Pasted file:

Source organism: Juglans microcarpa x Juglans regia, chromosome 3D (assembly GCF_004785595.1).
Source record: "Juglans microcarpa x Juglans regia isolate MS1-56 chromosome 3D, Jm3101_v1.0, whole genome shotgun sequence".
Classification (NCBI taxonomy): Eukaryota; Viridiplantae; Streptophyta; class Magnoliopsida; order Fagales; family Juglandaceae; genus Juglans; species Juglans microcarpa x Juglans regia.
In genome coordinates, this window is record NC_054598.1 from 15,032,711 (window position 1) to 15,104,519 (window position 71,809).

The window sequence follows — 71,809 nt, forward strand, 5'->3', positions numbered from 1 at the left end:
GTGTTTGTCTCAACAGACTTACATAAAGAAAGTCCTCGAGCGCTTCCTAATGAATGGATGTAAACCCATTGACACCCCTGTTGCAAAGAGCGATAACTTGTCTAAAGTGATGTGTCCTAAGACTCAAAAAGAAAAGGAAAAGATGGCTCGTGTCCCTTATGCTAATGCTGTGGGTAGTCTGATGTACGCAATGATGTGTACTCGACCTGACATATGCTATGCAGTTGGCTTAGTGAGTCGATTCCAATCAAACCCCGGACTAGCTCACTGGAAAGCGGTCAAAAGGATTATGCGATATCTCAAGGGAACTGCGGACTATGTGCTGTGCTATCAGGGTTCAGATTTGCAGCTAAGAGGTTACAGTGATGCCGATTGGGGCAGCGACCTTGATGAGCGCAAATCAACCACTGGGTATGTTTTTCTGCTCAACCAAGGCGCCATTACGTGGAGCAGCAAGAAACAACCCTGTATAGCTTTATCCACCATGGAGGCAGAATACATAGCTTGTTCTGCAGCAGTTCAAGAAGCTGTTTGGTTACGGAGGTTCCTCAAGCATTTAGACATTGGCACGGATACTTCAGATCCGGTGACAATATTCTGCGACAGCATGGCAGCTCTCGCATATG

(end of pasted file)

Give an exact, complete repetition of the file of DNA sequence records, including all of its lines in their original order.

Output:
Source organism: Juglans microcarpa x Juglans regia, chromosome 3D (assembly GCF_004785595.1).
Source record: "Juglans microcarpa x Juglans regia isolate MS1-56 chromosome 3D, Jm3101_v1.0, whole genome shotgun sequence".
Classification (NCBI taxonomy): Eukaryota; Viridiplantae; Streptophyta; class Magnoliopsida; order Fagales; family Juglandaceae; genus Juglans; species Juglans microcarpa x Juglans regia.
In genome coordinates, this window is record NC_054598.1 from 15,032,711 (window position 1) to 15,104,519 (window position 71,809).

The window sequence follows — 71,809 nt, forward strand, 5'->3', positions numbered from 1 at the left end:
GTGTTTGTCTCAACAGACTTACATAAAGAAAGTCCTCGAGCGCTTCCTAATGAATGGATGTAAACCCATTGACACCCCTGTTGCAAAGAGCGATAACTTGTCTAAAGTGATGTGTCCTAAGACTCAAAAAGAAAAGGAAAAGATGGCTCGTGTCCCTTATGCTAATGCTGTGGGTAGTCTGATGTACGCAATGATGTGTACTCGACCTGACATATGCTATGCAGTTGGCTTAGTGAGTCGATTCCAATCAAACCCCGGACTAGCTCACTGGAAAGCGGTCAAAAGGATTATGCGATATCTCAAGGGAACTGCGGACTATGTGCTGTGCTATCAGGGTTCAGATTTGCAGCTAAGAGGTTACAGTGATGCCGATTGGGGCAGCGACCTTGATGAGCGCAAATCAACCACTGGGTATGTTTTTCTGCTCAACCAAGGCGCCATTACGTGGAGCAGCAAGAAACAACCCTGTATAGCTTTATCCACCATGGAGGCAGAATACATAGCTTGTTCTGCAGCAGTTCAAGAAGCTGTTTGGTTACGGAGGTTCCTCAAGCATTTAGACATTGGCACGGATACTTCAGATCCGGTGACAATATTCTGCGACAGCATGGCAGCTCTCGCATATG